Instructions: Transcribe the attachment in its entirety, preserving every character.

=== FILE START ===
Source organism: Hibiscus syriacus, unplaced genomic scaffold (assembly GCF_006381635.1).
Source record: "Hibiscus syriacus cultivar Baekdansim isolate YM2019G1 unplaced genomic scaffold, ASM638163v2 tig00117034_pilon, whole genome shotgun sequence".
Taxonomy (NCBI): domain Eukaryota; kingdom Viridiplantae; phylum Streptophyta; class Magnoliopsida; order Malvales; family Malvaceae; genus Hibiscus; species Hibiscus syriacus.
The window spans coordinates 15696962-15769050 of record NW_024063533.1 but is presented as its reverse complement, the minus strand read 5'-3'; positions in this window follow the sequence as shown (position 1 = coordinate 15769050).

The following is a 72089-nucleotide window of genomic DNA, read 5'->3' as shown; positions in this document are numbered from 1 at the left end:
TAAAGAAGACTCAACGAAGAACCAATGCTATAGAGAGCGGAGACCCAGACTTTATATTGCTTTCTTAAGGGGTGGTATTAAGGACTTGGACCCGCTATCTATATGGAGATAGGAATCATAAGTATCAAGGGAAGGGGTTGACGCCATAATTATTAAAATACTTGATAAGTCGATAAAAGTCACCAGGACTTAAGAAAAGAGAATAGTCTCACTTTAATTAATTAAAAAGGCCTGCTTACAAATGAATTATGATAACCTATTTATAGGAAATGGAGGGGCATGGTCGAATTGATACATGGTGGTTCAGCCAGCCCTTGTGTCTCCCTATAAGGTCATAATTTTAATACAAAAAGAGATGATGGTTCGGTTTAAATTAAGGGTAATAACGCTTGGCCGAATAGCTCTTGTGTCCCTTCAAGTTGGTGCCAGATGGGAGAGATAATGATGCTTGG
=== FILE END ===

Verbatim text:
Source organism: Hibiscus syriacus, unplaced genomic scaffold (assembly GCF_006381635.1).
Source record: "Hibiscus syriacus cultivar Baekdansim isolate YM2019G1 unplaced genomic scaffold, ASM638163v2 tig00117034_pilon, whole genome shotgun sequence".
Taxonomy (NCBI): domain Eukaryota; kingdom Viridiplantae; phylum Streptophyta; class Magnoliopsida; order Malvales; family Malvaceae; genus Hibiscus; species Hibiscus syriacus.
The window spans coordinates 15696962-15769050 of record NW_024063533.1 but is presented as its reverse complement, the minus strand read 5'-3'; positions in this window follow the sequence as shown (position 1 = coordinate 15769050).

The following is a 72089-nucleotide window of genomic DNA, read 5'->3' as shown; positions in this document are numbered from 1 at the left end:
TAAAGAAGACTCAACGAAGAACCAATGCTATAGAGAGCGGAGACCCAGACTTTATATTGCTTTCTTAAGGGGTGGTATTAAGGACTTGGACCCGCTATCTATATGGAGATAGGAATCATAAGTATCAAGGGAAGGGGTTGACGCCATAATTATTAAAATACTTGATAAGTCGATAAAAGTCACCAGGACTTAAGAAAAGAGAATAGTCTCACTTTAATTAATTAAAAAGGCCTGCTTACAAATGAATTATGATAACCTATTTATAGGAAATGGAGGGGCATGGTCGAATTGATACATGGTGGTTCAGCCAGCCCTTGTGTCTCCCTATAAGGTCATAATTTTAATACAAAAAGAGATGATGGTTCGGTTTAAATTAAGGGTAATAACGCTTGGCCGAATAGCTCTTGTGTCCCTTCAAGTTGGTGCCAGATGGGAGAGATAATGATGCTTGG